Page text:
When Samuel Eliyahu, the Chief Rabbi of Safed, issued an edict in October calling on Jews to refrain from renting or selling apartments to non-Jews many dismissed him as a lone fanatic. Today, according to the Israeli newspaper Yedioth Ahronoth, more than 300 rabbis across Israel have signed a letter backing the ruling. It seems clear, therefore, that Rabbi Eliyahu's thinking is not that of the lunatic fringe but represents a growing mainstream trend in Israel.
Despite its grotesque nature this is nothing new. The late Israel Shahak, in his book Jewish History, Jewish Religion, devoted an entire chapter to the subject of discriminatory laws against non-Jews. In many respects, therefore, what is unfolding in Israel today, in the 21st century, is a natural consequence of an inflammatory political discourse that has spread across Israeli society.
There are already frantic damage limitation exercises, and rightly so, because no one knows where this will end. There are red faces as a result of the shamelessly racist nature of this Jewish version of a "fatwa" and its supporting letter, which reads thus: "The neighbours and acquaintances [of a Jew who sells or rents to an Arab] must distance themselves from the Jew, refrain from doing business with him, deny him the right to read from the Torah, and similarly [ostracize] him until he goes back on this harmful deed."
Regardless of any debate on the interpretation and relevance of verses from the books of Deuteronomy, Numbers and Joshua, there is absolutely no doubt that what we are dealing with here is serious religious bigotry. What makes it so inflammatory and dangerous is the fact that it is fuelled by political populism, led by Israel's ruling right-wing elite.
Twenty years ago, when the Madrid "peace process" got under way, the Palestinians were called upon to recognize the state of Israel. Without consulting his people, as Netanyahu is promising to do today in the event of any peace agreement, Yasser Arafat gave such recognition. Today his successor, Mahmoud Abbas, is called upon to grant yet another form of recognition – Israel as a Jewish state; a state not for all of its citizens, but for Jews from all over the world.
Without doubt, there will be other outlandish demands of this kind before we are through. They are all intended to strengthen Israel's soft underbelly, often referred to as its "demographic problem"; its Palestinian citizens, all 1.5 million of them. Having dispossessed the Palestinian people in 1948 and exiled three-quarters of them before building their state on Palestinian land, the Israelis have never felt really secure. No amount of American largesse, military or otherwise, has managed to bestow a sense of normality.
The whole idea of official laws and rabbinical edicts is to make life so hellish for the Palestinians that they will pack up and leave their homeland of their own accord. For all the apparent urgency, however, it is clear that time has caught up with Israel; the modern state cannot in the 21st century hope to repeat what its founding fathers did in 1948, hence, the Zionists' best hope today is a form of "voluntary" ethnic cleansing. In Zionist terminology, this is called "silent transfer".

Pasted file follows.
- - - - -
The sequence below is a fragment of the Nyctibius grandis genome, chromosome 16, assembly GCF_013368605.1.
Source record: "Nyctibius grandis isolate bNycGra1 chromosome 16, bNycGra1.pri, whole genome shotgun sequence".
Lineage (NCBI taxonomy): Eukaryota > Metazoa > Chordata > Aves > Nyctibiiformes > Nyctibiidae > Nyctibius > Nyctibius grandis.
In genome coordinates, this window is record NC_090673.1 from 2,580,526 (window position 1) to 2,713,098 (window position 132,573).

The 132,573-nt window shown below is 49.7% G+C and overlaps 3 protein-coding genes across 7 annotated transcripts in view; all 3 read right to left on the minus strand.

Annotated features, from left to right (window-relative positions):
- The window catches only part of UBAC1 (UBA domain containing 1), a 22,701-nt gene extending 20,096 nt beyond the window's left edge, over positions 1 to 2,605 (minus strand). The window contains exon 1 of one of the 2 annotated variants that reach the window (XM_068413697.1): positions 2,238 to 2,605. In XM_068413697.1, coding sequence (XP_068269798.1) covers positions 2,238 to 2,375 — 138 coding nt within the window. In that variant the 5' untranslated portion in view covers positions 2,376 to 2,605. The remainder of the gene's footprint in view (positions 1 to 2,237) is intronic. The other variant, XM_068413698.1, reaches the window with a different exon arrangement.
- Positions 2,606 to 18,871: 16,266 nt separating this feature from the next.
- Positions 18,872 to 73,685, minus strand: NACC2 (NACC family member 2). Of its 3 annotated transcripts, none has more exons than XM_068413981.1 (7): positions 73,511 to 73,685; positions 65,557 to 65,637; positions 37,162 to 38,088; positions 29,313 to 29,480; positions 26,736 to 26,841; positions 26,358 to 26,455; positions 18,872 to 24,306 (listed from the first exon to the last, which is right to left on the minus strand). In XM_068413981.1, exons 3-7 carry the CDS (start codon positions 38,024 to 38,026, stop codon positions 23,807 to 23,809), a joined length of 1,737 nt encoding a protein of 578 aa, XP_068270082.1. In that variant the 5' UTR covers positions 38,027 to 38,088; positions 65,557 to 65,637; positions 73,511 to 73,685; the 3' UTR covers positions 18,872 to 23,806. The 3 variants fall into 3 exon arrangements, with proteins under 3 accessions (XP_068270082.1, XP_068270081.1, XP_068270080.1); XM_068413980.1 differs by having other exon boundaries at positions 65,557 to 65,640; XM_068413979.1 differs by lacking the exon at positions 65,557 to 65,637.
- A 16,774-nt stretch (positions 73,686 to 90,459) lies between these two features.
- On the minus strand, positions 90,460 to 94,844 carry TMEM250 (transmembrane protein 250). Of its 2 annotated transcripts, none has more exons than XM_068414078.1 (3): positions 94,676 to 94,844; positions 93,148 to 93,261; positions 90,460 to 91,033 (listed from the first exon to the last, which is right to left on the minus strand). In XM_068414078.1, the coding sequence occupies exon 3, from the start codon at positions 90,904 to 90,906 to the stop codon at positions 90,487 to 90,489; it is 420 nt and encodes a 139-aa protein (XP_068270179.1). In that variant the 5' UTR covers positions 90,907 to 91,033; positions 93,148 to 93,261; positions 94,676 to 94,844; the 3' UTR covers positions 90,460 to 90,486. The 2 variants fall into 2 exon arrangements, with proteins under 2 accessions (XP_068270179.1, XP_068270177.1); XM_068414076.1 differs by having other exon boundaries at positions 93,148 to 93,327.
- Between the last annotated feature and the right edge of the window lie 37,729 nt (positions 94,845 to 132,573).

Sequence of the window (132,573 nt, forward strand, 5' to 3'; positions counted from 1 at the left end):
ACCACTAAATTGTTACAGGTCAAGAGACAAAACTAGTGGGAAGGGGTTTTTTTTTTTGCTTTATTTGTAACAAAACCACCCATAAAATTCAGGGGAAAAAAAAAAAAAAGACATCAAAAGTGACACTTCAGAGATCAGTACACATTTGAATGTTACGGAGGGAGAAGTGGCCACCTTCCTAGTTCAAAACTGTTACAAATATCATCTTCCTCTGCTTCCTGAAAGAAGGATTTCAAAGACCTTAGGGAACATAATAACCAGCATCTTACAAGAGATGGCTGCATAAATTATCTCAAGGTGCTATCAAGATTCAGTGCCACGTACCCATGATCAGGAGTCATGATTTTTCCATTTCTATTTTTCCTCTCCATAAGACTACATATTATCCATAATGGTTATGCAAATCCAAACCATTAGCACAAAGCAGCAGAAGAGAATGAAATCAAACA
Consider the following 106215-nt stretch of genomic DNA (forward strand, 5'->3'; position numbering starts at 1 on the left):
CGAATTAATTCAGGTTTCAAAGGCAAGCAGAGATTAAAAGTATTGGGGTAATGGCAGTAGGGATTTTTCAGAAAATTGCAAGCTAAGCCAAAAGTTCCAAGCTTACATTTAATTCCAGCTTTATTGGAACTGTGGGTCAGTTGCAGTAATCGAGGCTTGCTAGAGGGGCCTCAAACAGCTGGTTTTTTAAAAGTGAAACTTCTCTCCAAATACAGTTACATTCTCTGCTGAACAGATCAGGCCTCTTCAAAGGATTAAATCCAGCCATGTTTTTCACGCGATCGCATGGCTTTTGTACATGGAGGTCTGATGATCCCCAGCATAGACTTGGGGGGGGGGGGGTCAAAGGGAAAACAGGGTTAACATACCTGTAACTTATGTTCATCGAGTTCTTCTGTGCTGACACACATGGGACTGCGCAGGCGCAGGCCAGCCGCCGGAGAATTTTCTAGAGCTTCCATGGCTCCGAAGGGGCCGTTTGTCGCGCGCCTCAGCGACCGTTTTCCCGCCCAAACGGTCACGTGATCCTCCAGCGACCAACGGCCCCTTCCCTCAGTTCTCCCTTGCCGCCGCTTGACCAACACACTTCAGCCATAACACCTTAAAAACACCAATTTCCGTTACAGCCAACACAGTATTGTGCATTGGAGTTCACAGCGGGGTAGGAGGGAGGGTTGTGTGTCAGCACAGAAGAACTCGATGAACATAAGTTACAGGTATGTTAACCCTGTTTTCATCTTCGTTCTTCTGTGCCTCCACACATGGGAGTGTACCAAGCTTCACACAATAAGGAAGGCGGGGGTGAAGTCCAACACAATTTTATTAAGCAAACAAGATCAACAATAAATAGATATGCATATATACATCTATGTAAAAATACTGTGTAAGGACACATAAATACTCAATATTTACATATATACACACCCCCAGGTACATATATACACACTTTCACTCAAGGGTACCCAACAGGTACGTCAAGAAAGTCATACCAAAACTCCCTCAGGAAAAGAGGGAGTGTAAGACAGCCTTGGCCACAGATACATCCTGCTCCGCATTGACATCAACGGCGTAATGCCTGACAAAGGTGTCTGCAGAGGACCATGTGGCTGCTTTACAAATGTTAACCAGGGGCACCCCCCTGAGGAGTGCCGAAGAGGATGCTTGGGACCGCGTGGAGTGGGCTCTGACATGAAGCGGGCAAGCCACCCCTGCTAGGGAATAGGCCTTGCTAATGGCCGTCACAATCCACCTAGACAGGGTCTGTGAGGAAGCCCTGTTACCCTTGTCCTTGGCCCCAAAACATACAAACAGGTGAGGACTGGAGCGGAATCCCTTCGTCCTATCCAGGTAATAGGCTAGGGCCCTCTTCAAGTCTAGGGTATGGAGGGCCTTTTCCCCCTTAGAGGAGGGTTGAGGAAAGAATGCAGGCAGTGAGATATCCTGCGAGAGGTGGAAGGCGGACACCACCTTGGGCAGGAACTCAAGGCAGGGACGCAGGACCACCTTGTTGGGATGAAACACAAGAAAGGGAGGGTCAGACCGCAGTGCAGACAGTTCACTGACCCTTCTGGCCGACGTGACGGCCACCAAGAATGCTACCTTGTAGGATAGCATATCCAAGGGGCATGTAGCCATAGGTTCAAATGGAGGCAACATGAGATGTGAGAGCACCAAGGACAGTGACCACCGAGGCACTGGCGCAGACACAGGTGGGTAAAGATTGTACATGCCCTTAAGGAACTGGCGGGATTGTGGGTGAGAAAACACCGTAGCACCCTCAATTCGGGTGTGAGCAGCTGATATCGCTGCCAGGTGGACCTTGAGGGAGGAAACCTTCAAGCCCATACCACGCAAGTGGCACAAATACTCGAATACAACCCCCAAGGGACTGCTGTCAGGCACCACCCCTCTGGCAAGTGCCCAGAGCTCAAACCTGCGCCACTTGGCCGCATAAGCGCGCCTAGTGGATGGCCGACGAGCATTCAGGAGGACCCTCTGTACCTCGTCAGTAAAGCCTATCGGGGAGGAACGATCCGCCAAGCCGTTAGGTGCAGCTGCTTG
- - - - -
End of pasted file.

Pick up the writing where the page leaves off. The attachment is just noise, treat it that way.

Is it mere coincidence that the support for the rabbis' letter surfaced simultaneously with a conference attended by right-wing Israelis which discussed the transfer of Palestinians to Jordan as their "alternative homeland"? From a European perspective, what is alarming was the presence of controversial anti-Islam far-right Dutch MP Geert Wilders at that conference, voicing his full support for such "transfer". A Palestinian state to the west of the River Jordan would, he claimed, pose a threat to the existence of Israel.
European leaders are, more than ever, obliged to challenge this racist narrative. It is positive and welcome that many Jews have spoken out and condemned the rabbis but the onus remains on governments in Europe to blacklist and censure all those who signed this document as they to do with Muslim scholars with indecent haste based on spurious claims and innuendo. It requires such a measure to send a strong message to those rabbis and their supporters that ethnic cleansing has no place in civilized societies.
The European Union should also censure those bodies which engage or foster ties with the individuals concerned and their institutions. Javier Solana, shortly before he stepped down as the EU's foreign policy chief, told a conference convened by Israel's President Shimon Peres, "There is no country outside the European continent that has this type of relationship that Israel has with the European Union." He added, "Israel, allow me to say, is a member of the European Union without being a member of the institutions. It's a member of all the [EU's] programmes; it participates in all the programmes." Israel cannot have it both ways; it cannot claim to be a part of Europe and benefit from European diplomatic support, while at the same time threatening and undermining the values upon which European society is based.
Many of the rabbis who signed the shameful document are publicly-funded municipal rabbis or principals of religious and educational institutions in Israel. Their views resonate across Israeli society. As the Nazareth-based British journalist Jonathan Cook observed, "While racism lurks on the extremist edges of most religious faiths, in Israel it is increasingly enjoying high-level sanction among the most influential sectors of the religious establishment." Because of the grave danger it presents, this rabbinical racism should be confronted before it has time to disperse more widely.
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